Spendthrift also purchased another lot to bring back to Victoria in Skagerrak. The mare has a well credentialed page and calls the likes of Black Caviar, All Too Hard, Magnus and Hanseatic relatives. The Romsey based farm went to $250,000 to secure the mare.

Name Lots Average ($) Gross ($)
Yulong 11 $589,546 $6,485,000
Belmont Bloodstock Agency (FBAA) 9 $204,667 $1,842,000
A List Group Holdings 15 $116,033 $1,740,500
Spendthrift Australia 4 $383,750 $1,535,000
Suman Hedge Bloodstock (FBAA)/Grant Bloodstock 2 $300,000 $600,000
Total 41 $1,593,996 $12,202,500

 

With the momentum Victorians have already created across the past two days, there is no doubt they will continue with their spending across the remainder of the Magic Millions National sale.

The sale continues today and you can view all the action by clicking here.

Above: Schilldora wins the Furphy Handicap at Morphettville (Atkins Photography)

It could hardly have come at a better time. Seriously.

The Richard and Chantelle Jolly trained, Schilldora, has been a consistent performer for the stable with five wins and nine other top four finishes from 21 outings, but had unfortunately been missing from the winners’ stall since October 2018.

The Artie Schiller 4YO turned that around on Saturday though with an impressive display in the Furphy Handicap over 1050m at Morphettville, hitting the front with 200m to go and holding on gamely from fast finishing rivals … much to the delight of the father/daughter training duo (and obviously Chantelle’s grandmother, a part-owner of the mare).

But while any win is cause for celebration, this victory has considerably greater currency as Schilldora is due to be sold this week on the Inglis July Digital Sale platform.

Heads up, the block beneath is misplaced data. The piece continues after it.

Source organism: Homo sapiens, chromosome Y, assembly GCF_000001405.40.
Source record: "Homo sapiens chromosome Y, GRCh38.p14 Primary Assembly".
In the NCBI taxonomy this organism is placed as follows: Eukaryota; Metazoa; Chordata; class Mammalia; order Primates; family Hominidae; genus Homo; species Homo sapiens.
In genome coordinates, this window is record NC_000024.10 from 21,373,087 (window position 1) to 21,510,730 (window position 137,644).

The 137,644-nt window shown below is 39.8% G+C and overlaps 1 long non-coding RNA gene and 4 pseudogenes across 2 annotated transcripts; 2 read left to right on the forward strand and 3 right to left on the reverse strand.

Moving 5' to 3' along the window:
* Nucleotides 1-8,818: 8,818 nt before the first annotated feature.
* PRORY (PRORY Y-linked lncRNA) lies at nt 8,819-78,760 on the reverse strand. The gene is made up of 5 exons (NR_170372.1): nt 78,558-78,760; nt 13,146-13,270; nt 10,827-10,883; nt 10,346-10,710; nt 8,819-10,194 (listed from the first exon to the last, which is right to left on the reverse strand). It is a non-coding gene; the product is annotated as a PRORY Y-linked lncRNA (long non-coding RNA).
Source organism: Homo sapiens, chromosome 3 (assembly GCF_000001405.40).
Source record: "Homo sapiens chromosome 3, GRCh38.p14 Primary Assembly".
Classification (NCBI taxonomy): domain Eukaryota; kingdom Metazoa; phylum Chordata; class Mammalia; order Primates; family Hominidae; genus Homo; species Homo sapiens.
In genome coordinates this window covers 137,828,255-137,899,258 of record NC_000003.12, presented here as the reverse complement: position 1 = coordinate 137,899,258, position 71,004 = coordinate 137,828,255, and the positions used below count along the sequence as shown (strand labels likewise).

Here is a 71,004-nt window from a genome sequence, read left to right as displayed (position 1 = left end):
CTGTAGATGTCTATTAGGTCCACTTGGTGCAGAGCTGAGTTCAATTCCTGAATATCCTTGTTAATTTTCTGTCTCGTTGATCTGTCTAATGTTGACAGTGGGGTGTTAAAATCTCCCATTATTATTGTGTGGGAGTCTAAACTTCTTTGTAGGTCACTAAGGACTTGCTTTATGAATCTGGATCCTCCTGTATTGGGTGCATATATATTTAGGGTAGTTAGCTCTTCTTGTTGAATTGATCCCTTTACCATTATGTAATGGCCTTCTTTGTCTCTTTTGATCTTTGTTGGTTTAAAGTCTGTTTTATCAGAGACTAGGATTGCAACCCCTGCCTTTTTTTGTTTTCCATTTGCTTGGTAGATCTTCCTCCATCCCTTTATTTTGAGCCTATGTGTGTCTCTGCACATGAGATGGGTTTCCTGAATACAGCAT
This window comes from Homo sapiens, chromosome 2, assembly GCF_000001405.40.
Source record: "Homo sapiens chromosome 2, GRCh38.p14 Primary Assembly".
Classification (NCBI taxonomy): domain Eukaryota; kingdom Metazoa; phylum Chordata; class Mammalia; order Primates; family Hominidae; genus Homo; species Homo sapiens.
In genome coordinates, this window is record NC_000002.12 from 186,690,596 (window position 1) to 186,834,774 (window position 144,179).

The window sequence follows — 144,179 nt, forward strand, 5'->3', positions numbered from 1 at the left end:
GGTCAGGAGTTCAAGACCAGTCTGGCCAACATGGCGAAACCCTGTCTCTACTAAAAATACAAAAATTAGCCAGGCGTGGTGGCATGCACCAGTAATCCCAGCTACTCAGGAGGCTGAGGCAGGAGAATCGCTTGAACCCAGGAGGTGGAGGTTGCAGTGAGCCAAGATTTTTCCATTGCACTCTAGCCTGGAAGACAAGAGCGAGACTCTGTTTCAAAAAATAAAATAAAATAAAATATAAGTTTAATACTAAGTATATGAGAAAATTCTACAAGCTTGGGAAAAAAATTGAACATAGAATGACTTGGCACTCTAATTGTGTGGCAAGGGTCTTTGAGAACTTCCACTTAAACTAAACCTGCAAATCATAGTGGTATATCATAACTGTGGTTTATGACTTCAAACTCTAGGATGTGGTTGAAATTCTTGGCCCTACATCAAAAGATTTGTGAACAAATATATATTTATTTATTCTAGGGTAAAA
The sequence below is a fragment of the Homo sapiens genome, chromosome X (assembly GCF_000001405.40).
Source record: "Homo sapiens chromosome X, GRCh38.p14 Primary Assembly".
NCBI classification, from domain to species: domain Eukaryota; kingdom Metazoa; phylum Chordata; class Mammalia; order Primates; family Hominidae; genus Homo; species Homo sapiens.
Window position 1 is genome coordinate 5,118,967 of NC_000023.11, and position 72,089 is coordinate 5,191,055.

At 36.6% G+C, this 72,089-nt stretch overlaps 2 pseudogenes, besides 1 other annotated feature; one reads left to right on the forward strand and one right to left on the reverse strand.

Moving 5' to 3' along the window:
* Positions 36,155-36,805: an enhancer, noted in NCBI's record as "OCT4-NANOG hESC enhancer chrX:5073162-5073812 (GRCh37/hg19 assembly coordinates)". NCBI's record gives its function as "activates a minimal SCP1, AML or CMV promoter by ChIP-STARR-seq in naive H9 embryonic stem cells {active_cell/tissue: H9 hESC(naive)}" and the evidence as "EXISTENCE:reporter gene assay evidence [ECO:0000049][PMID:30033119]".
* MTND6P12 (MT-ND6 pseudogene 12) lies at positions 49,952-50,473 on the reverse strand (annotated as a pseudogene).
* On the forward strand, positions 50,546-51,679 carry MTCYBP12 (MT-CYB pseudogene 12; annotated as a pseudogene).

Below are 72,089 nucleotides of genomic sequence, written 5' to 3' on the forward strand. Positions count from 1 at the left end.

Yet, here’s the twist.

“She (Schilldora) was originally entered for this week’s Gold Coast Magic Millions National Broodmare Sale,” Chantelle Jolly explains. “However, due to uncertainty over travel restrictions, courtesy of the coronavirus, we decided against transporting her north.

“Then we were under the impression the Gold Coast sale would be conducted online, so we kept Schilldora in the catalogue and set her for Saturday’s race.

“Eventually we got word that the sale would be live, but by then it was too late to send her up and now she’ll be sold online through Inglis.

“Either way, it’s a great way to go into a sale – online or live!”

Bred by Emirates Park, Schilldora is among 700 winners for Victoria’s Stockwell Thoroughbreds based, Artie Schiller, and is from the Hussonet mare, Hussidora, a daughter of Irish stakes placed, Alisidora, and close relation to European champions Commander in Chief, Warning and Rainbow Quest.

With only three to race, Hussidora boasts a 100% strike rate and includes the stakes placed Dream Ahead filly, Dreams of Platinum.

“Schilldora’s owners have been with the stable for a long time but they’re racehorse owners, not breeders, so the decision has been made as a group to sell her,” Jolly continues. “Apart from Saturday’s win, she’s well bred and ran third in a stakes race in Adelaide, along with two top four Group finishes in Melbourne. She was only a cheap yearling too and has won nearly $200,000 in prizemoney.